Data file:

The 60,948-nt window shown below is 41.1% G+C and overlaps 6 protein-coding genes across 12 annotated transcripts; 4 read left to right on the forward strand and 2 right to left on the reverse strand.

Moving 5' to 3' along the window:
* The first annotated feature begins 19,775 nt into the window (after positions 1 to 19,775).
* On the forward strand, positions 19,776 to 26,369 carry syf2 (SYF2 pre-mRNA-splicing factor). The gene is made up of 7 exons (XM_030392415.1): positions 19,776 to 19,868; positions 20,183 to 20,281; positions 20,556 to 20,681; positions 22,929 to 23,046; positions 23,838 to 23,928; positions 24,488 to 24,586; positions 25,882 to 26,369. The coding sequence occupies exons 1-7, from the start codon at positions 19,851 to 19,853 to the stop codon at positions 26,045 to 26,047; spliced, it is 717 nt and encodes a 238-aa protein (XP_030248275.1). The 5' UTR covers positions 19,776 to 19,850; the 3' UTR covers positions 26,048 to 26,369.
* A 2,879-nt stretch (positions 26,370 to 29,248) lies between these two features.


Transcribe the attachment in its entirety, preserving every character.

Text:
The 60,948-nt window shown below is 41.1% G+C and overlaps 6 protein-coding genes across 12 annotated transcripts; 4 read left to right on the forward strand and 2 right to left on the reverse strand.

Moving 5' to 3' along the window:
* The first annotated feature begins 19,775 nt into the window (after positions 1 to 19,775).
* On the forward strand, positions 19,776 to 26,369 carry syf2 (SYF2 pre-mRNA-splicing factor). The gene is made up of 7 exons (XM_030392415.1): positions 19,776 to 19,868; positions 20,183 to 20,281; positions 20,556 to 20,681; positions 22,929 to 23,046; positions 23,838 to 23,928; positions 24,488 to 24,586; positions 25,882 to 26,369. The coding sequence occupies exons 1-7, from the start codon at positions 19,851 to 19,853 to the stop codon at positions 26,045 to 26,047; spliced, it is 717 nt and encodes a 238-aa protein (XP_030248275.1). The 5' UTR covers positions 19,776 to 19,850; the 3' UTR covers positions 26,048 to 26,369.
* A 2,879-nt stretch (positions 26,370 to 29,248) lies between these two features.